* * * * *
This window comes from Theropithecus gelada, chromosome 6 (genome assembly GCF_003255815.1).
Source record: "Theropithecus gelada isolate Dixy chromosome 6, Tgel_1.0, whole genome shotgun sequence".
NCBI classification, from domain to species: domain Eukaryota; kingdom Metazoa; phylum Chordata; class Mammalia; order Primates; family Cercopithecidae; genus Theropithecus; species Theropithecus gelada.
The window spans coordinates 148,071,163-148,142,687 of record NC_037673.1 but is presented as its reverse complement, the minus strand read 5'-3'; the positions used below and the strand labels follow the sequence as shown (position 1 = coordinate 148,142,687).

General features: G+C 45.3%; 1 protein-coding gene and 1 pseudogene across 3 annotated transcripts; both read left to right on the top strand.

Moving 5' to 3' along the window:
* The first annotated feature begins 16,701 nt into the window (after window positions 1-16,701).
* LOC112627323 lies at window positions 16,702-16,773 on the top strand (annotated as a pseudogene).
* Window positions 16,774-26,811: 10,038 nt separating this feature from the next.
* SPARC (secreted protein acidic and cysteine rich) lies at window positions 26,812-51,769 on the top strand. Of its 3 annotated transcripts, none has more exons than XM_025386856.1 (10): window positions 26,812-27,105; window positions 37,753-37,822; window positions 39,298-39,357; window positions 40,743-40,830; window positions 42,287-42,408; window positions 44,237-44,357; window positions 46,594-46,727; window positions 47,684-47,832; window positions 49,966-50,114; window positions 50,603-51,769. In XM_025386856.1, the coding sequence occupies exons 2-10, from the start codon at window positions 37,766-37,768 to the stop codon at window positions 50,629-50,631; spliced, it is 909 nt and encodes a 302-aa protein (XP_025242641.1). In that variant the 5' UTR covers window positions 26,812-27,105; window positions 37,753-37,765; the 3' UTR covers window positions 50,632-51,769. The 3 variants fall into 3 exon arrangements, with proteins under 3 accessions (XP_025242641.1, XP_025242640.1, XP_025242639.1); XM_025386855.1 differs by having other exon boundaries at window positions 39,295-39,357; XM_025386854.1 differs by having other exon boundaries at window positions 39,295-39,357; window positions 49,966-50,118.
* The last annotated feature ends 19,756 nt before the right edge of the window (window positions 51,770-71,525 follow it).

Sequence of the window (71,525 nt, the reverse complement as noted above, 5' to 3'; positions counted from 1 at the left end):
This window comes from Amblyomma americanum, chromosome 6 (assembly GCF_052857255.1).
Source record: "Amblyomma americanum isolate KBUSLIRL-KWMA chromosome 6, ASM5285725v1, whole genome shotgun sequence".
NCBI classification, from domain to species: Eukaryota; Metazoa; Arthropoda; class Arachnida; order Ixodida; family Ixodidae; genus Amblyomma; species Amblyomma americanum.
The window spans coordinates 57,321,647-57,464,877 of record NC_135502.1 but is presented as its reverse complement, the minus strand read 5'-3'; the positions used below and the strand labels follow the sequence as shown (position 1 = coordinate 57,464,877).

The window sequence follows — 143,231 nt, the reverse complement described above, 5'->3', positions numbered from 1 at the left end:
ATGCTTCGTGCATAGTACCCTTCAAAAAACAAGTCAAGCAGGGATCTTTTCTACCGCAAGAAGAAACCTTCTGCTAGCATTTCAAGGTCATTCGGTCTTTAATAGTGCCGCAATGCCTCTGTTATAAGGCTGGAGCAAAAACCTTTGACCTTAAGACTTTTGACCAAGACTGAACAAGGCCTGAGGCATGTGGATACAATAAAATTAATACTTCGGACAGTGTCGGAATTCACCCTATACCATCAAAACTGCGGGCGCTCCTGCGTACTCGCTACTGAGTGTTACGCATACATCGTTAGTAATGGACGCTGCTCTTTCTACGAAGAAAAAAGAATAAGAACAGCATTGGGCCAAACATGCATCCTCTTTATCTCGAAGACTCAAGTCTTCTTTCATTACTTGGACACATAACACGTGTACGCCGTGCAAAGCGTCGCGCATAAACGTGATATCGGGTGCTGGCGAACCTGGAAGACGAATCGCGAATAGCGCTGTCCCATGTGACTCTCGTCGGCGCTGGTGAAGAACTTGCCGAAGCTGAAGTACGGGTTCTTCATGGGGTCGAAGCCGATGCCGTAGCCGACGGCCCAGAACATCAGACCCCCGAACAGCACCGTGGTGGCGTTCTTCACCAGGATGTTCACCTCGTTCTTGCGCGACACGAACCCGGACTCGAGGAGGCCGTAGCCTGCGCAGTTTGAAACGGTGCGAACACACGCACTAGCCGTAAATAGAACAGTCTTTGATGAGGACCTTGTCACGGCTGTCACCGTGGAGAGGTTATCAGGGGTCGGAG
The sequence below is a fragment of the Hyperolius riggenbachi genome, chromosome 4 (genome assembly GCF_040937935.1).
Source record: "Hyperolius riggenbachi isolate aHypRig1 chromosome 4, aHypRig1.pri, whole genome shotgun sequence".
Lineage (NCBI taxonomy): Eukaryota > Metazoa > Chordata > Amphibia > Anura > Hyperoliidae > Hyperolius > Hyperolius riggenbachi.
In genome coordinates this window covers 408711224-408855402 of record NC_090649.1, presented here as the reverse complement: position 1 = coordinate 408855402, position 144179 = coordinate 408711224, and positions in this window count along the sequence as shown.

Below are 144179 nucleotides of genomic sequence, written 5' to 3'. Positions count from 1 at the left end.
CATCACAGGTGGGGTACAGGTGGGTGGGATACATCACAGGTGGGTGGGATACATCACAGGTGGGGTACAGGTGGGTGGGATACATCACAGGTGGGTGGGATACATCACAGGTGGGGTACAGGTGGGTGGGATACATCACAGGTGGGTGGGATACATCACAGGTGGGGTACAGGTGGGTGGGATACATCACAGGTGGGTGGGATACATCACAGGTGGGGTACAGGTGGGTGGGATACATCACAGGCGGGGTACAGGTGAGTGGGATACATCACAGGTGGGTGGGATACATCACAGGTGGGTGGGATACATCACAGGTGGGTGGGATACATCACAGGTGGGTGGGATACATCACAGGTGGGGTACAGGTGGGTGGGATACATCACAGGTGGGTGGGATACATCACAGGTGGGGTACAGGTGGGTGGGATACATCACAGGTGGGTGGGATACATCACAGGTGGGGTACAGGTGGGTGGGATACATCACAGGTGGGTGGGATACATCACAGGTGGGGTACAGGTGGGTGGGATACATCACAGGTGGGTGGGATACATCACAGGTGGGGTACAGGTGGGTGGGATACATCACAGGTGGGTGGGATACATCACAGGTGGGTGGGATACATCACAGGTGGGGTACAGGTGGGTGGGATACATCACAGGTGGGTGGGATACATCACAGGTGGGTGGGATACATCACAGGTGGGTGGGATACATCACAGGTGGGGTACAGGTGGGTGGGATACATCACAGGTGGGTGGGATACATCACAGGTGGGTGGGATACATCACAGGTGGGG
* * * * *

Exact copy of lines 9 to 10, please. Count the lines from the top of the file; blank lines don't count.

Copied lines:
* Window positions 16,774-26,811: 10,038 nt separating this feature from the next.
* SPARC (secreted protein acidic and cysteine rich) lies at window positions 26,812-51,769 on the top strand. Of its 3 annotated transcripts, none has more exons than XM_025386856.1 (10): window positions 26,812-27,105; window positions 37,753-37,822; window positions 39,298-39,357; window positions 40,743-40,830; window positions 42,287-42,408; window positions 44,237-44,357; window positions 46,594-46,727; window positions 47,684-47,832; window positions 49,966-50,114; window positions 50,603-51,769. In XM_025386856.1, the coding sequence occupies exons 2-10, from the start codon at window positions 37,766-37,768 to the stop codon at window positions 50,629-50,631; spliced, it is 909 nt and encodes a 302-aa protein (XP_025242641.1). In that variant the 5' UTR covers window positions 26,812-27,105; window positions 37,753-37,765; the 3' UTR covers window positions 50,632-51,769. The 3 variants fall into 3 exon arrangements, with proteins under 3 accessions (XP_025242641.1, XP_025242640.1, XP_025242639.1); XM_025386855.1 differs by having other exon boundaries at window positions 39,295-39,357; XM_025386854.1 differs by having other exon boundaries at window positions 39,295-39,357; window positions 49,966-50,118.